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Myocardial Infarction

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By Marianne Belleza, R.N.

Learn about the nursing care management of patients with myocardial infarction in this nursing study guide.

Table of Contents

What is Myocardial Infarction?

Myocardial infarction (MI), is used synonymously with coronary occlusion and heart attack, yet MI is the most preferred term as myocardial ischemia causes acute coronary syndrome (ACS) that can result in myocardial death.

  • In an MI, an area of the myocardium is permanently destroyed because plaque rupture and subsequent thrombus formation result in complete occlusion of the artery.
  • The spectrum of ACS includes unstable angina, non-ST-segment elevation MI, and ST-segment elevation MI.


In each case of MI, a profound imbalance exists between myocardial oxygen supply and demand.

Myocardial Infarction Pathophysiology

Statistics and Epidemiology

“Time is muscle”; this is the reflection of the urgency of appropriate treatments to improve patient outcome.

  • Each year in the United States, nearly 1 million people have acute MIs.
  • One fourth of the people with the disease die of MI.
  • Half of the people who die with acute MI never reach the hospital.


The causes of MI primarily stems from the vascular system.

  • Vasospasm. This is the sudden constriction or narrowing of the coronary artery.
  • Decreased oxygen supply. The decrease in oxygen supply occurs from acute blood loss, anemia, or low blood pressure.
  • Increased demand for oxygen. A rapid heart rate, thyrotoxicosis, or ingestion of cocaine causes an increase in the demand for oxygen.

Clinical Manifestations

Some of the patients have prodromal symptoms or a previous diagnosis of CAD, but about half report no previous symptoms.

Location of Chest Pain During Myocardial Infarction
  • Chest pain. This is the cardinal symptom of MI. Persistent and crushing substernal pain that may radiate to the left arm, jaw, neck, or shoulder blades. Pain is usually described as heavy, squeezing, or crushing and may persist for 12 hours or more.
  • Shortness of breath. Because of increased oxygen demand and a decrease in the supply of oxygen, shortness of breath occurs.
  • Indigestion. Indigestion is present as a result of the stimulation of the sympathetic nervous system.
  • Tachycardia and tachypnea. To compensate for the decreased oxygen supply, the heart rate and respiratory rate speed up.
  • Catecholamine responses. The patient may experience such as coolness in extremities, perspiration, anxiety, and restlessness.
  • Fever. Unusually occurs at the onset of MI, but a low-grade temperature elevation may develop during the next few days.


A healthy lifestyle could help prevent the development of MI.

  • Exercise. Exercising at least thrice a week could help lower cholesterol levels that cause vasoconstriction of the blood vessels.
  • Balanced diet. Fruits, vegetables, meat and fish should be incorporated in the patient’s daily diet to ensure that he or she gets the right amount of nutrients he or she needs.
  • Smoking cessation. Nicotine causes vasoconstriction which can increase the pressure of the blood and result in MI.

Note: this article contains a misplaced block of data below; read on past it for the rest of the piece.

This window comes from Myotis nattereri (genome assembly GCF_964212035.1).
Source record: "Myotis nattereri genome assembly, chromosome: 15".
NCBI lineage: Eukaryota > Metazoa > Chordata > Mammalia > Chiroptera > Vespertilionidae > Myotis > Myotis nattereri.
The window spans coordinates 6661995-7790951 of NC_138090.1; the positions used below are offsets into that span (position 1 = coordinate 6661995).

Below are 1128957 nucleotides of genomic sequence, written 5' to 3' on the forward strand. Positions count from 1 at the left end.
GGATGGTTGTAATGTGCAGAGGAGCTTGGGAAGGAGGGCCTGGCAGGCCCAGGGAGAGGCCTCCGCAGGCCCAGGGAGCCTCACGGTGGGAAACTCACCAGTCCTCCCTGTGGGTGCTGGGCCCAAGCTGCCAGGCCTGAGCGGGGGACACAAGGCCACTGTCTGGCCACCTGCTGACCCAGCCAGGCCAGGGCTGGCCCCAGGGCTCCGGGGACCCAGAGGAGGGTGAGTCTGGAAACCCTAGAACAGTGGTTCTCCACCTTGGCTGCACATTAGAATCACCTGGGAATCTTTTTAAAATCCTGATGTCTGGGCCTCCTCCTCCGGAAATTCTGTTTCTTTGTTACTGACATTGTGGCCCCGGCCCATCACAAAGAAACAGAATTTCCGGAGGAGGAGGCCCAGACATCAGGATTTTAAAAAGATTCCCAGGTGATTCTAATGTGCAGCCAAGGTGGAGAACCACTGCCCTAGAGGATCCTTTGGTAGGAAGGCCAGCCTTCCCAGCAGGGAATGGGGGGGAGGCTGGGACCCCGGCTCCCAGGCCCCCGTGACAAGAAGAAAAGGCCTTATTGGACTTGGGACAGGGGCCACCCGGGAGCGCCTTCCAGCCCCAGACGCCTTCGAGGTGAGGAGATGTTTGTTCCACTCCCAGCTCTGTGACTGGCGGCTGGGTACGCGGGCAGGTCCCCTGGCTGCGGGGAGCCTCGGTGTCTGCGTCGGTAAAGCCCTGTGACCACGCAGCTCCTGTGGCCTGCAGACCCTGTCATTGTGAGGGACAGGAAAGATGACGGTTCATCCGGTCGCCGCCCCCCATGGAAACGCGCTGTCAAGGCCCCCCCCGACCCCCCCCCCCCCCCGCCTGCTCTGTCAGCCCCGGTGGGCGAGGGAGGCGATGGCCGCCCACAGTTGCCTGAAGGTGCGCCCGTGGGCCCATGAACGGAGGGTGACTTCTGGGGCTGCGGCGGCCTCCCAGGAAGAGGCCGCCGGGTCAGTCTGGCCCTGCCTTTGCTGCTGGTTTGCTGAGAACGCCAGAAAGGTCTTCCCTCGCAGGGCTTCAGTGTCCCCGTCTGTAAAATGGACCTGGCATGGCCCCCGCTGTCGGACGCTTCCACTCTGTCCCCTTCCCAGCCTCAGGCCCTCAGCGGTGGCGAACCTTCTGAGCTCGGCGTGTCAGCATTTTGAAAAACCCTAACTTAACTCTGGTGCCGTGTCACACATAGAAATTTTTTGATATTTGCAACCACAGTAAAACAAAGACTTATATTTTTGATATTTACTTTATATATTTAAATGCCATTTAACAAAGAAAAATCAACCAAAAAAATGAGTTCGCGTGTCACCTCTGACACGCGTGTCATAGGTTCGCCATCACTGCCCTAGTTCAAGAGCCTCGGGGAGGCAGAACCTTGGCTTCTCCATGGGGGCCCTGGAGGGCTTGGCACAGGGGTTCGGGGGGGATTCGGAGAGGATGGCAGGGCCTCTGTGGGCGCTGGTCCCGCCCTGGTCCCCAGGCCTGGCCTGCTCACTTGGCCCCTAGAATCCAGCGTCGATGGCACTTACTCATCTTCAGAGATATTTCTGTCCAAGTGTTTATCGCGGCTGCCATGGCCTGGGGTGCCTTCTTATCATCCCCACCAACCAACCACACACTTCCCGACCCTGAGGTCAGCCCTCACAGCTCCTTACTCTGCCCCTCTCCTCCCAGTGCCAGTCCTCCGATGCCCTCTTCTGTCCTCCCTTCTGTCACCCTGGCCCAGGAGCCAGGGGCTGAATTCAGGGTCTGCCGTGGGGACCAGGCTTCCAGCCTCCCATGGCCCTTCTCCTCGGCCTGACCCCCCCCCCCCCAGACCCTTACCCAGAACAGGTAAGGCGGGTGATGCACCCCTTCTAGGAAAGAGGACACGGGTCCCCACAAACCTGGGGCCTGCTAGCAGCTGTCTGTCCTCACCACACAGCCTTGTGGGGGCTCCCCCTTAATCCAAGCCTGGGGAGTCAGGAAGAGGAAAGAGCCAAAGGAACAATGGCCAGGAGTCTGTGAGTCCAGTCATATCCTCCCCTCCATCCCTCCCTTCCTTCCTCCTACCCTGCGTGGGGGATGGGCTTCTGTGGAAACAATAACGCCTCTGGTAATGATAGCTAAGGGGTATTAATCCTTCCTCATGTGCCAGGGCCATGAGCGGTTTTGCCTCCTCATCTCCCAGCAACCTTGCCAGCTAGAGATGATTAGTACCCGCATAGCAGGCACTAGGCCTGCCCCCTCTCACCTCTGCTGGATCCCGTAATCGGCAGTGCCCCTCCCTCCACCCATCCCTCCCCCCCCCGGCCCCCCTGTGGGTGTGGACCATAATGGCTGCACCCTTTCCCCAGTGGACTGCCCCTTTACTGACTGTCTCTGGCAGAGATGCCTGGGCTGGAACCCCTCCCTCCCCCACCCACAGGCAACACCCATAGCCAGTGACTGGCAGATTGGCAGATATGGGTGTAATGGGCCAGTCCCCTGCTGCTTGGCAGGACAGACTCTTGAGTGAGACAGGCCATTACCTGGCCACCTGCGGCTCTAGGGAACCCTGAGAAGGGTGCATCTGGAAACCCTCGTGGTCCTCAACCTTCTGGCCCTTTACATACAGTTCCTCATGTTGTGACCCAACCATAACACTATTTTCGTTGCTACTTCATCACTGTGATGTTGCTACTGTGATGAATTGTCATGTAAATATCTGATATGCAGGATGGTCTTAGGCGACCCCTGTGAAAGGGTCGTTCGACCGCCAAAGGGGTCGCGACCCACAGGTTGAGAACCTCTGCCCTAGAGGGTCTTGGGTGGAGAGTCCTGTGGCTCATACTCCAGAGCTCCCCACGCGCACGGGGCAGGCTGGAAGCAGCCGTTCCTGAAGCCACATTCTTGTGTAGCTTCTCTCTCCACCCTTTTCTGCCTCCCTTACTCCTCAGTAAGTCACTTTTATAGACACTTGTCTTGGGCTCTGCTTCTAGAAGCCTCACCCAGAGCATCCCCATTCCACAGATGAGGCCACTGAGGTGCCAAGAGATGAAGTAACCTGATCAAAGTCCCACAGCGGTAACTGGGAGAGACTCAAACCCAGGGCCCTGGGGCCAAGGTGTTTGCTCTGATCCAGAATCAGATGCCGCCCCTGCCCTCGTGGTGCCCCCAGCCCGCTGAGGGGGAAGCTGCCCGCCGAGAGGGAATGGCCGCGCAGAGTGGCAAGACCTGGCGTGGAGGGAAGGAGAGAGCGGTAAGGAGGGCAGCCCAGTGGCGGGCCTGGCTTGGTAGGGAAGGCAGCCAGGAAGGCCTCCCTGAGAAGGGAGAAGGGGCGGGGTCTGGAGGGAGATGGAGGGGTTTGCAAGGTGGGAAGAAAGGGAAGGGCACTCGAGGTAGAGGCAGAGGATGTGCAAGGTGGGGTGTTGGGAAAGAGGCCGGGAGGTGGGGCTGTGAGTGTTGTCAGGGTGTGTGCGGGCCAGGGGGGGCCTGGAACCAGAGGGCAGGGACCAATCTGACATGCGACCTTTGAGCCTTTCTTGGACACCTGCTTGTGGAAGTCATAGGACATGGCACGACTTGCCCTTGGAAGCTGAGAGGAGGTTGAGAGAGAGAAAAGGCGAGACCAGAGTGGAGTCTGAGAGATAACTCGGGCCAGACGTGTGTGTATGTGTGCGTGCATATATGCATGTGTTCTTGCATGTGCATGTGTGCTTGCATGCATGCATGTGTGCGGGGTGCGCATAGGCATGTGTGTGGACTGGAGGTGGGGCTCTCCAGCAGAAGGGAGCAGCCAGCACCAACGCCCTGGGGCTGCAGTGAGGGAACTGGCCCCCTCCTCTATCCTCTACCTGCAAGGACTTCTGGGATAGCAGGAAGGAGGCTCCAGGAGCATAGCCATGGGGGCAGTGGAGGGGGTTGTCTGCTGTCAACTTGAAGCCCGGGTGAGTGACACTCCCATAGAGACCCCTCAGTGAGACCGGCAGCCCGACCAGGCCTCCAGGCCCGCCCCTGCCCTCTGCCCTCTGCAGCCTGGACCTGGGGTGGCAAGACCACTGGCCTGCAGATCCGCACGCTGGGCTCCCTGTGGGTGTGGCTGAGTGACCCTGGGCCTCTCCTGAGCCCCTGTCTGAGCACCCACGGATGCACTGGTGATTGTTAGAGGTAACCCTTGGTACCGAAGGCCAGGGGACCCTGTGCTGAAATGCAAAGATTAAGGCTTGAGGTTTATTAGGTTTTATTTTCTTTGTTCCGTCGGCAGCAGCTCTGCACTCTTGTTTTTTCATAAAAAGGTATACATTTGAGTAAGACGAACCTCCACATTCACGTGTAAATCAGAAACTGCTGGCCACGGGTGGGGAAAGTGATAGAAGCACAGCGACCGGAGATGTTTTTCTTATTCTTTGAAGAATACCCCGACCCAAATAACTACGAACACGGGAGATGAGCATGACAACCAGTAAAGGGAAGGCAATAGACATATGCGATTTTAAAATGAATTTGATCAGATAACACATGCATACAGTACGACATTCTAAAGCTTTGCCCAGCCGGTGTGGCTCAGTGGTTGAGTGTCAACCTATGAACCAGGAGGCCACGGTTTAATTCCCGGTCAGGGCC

Assessment and Diagnostic Findings

The diagnosis of MI is generally based on the presenting symptoms.

  • Patient history. The patient history includes the description of the presenting symptoms, the history of previous cardiac and other illnesses, and the family history of heart diseases.
  • ECG. ST elevation signifying ischemia; peaked upright or inverted T wave indicating injury; development of Q waves signifying prolonged ischemia or necrosis.
  • Cardiac enzymes and isoenzymes. CPK-MB (isoenzyme in cardiac muscle): Elevates within 4–8 hr, peaks in 12–20 hr, returns to normal in 48–72 hr.
  • LDH. Elevates within 8–24 hr, peaks within 72–144 hr, and may take as long as 14 days to return to normal. An LDH1 greater than LDH2 (flipped ratio) helps confirm/diagnose MI if not detected in acute phase.
  • Troponins. Troponin I (cTnI) and troponin T (cTnT): Levels are elevated at 4–6 hr, peak at 14–18 hr, and return to baseline over 6–7 days. These enzymes have increased specificity for necrosis and are therefore useful in diagnosing postoperative MI when MB-CPK may be elevated related to skeletal trauma.
  • Myoglobin. A heme protein of small molecular weight that is more rapidly released from damaged muscle tissue with elevation within 2 hr after an acute MI, and peak levels occurring in 3–15 hr.
  • Electrolytes. Imbalances of sodium and potassium can alter conduction and compromise contractility.
  • WBC. Leukocytosis (10,000–20,000) usually appears on the second day after MI because of the inflammatory process.
  • ESR. Rises on second or third day after MI, indicating inflammatory response.
  • Chemistry profiles. May be abnormal, depending on acute/chronic abnormal organ function/perfusion.
  • ABGs/pulse oximetry. May indicate hypoxia or acute/chronic lung disease processes.
  • Lipids (total lipids, HDL, LDL, VLDL, total cholesterol, triglycerides, phospholipids). Elevations may reflect arteriosclerosis as a cause for coronary narrowing or spasm.
  • Chest x-ray. May be normal or show an enlarged cardiac shadow suggestive of HF or ventricular aneurysm.
  • Two-dimensional echocardiogram. May be done to determine dimensions of chambers, septal/ventricular wall motion, ejection fraction (blood flow), and valve configuration/function.
  • Nuclear imaging studies: Persantine or Thallium.  Evaluates myocardial blood flow and status of myocardial cells, e.g., location/extent of acute/previous MI.
  • Cardiac blood imaging/MUGA. Evaluates specific and general ventricular performance, regional wall motion, and ejection fraction.
  • Technetium. Accumulates in ischemic cells, outlining necrotic area(s).